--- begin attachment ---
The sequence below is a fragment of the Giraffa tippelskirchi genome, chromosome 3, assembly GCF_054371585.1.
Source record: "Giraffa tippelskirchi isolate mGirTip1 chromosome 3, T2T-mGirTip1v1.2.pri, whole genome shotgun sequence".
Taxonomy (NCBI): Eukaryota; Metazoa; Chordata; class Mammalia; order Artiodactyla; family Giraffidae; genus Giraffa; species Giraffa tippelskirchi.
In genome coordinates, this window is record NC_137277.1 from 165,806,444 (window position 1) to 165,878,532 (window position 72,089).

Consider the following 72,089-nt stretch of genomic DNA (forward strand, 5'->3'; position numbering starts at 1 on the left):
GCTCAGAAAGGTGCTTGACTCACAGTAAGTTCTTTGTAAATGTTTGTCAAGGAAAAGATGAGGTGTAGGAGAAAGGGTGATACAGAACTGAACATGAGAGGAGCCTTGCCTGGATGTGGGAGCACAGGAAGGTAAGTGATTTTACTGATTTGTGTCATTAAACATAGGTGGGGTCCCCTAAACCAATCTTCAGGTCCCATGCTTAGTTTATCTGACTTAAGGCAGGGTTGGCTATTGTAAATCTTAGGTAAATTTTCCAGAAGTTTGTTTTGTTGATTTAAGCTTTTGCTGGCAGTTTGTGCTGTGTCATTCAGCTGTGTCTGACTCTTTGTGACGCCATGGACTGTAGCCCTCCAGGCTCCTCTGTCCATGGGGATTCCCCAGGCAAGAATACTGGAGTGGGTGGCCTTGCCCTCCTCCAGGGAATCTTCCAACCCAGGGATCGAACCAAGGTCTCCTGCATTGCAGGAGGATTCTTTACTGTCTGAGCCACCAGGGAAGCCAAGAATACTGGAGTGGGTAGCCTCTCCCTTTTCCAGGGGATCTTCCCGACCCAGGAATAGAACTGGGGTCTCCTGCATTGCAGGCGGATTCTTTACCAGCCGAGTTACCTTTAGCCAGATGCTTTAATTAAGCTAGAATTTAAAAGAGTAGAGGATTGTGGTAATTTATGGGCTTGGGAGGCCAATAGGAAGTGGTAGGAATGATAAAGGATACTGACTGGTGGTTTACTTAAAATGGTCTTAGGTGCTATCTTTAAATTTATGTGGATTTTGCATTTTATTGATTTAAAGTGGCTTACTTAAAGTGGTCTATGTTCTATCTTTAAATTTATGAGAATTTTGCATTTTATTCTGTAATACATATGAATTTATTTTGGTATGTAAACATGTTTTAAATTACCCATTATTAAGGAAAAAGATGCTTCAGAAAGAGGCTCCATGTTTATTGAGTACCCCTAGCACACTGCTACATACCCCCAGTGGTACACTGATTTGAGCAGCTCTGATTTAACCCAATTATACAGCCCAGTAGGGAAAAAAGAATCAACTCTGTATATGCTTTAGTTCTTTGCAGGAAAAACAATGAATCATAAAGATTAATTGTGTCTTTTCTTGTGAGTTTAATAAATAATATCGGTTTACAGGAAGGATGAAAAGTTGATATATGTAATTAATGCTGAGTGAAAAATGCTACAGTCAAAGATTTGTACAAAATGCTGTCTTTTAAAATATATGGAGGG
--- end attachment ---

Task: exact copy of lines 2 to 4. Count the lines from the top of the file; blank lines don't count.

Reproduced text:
Source record: "Giraffa tippelskirchi isolate mGirTip1 chromosome 3, T2T-mGirTip1v1.2.pri, whole genome shotgun sequence".
Taxonomy (NCBI): Eukaryota; Metazoa; Chordata; class Mammalia; order Artiodactyla; family Giraffidae; genus Giraffa; species Giraffa tippelskirchi.
In genome coordinates, this window is record NC_137277.1 from 165,806,444 (window position 1) to 165,878,532 (window position 72,089).